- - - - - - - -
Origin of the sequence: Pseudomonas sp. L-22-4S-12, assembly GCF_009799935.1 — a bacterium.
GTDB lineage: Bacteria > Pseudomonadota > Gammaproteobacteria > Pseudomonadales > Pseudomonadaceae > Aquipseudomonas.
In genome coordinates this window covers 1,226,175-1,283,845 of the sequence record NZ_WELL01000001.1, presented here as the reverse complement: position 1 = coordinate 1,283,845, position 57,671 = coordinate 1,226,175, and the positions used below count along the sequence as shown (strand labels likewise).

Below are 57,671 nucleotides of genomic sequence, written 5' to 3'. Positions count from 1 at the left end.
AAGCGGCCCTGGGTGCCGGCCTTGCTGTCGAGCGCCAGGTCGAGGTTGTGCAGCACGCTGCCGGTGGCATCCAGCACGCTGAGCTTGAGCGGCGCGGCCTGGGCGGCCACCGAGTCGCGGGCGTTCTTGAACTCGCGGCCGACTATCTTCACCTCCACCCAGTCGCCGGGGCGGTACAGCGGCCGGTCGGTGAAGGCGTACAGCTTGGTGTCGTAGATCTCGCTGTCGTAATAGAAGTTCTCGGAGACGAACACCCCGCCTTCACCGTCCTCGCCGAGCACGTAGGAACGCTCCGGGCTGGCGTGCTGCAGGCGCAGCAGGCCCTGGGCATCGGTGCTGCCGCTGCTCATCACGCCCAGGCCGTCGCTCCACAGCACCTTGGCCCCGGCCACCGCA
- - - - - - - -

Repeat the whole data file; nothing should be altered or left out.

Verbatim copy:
Origin of the sequence: Pseudomonas sp. L-22-4S-12, assembly GCF_009799935.1 — a bacterium.
GTDB lineage: Bacteria > Pseudomonadota > Gammaproteobacteria > Pseudomonadales > Pseudomonadaceae > Aquipseudomonas.
In genome coordinates this window covers 1,226,175-1,283,845 of the sequence record NZ_WELL01000001.1, presented here as the reverse complement: position 1 = coordinate 1,283,845, position 57,671 = coordinate 1,226,175, and the positions used below count along the sequence as shown (strand labels likewise).

Below are 57,671 nucleotides of genomic sequence, written 5' to 3'. Positions count from 1 at the left end.
AAGCGGCCCTGGGTGCCGGCCTTGCTGTCGAGCGCCAGGTCGAGGTTGTGCAGCACGCTGCCGGTGGCATCCAGCACGCTGAGCTTGAGCGGCGCGGCCTGGGCGGCCACCGAGTCGCGGGCGTTCTTGAACTCGCGGCCGACTATCTTCACCTCCACCCAGTCGCCGGGGCGGTACAGCGGCCGGTCGGTGAAGGCGTACAGCTTGGTGTCGTAGATCTCGCTGTCGTAATAGAAGTTCTCGGAGACGAACACCCCGCCTTCACCGTCCTCGCCGAGCACGTAGGAACGCTCCGGGCTGGCGTGCTGCAGGCGCAGCAGGCCCTGGGCATCGGTGCTGCCGCTGCTCATCACGCCCAGGCCGTCGCTCCACAGCACCTTGGCCCCGGCCACCGCA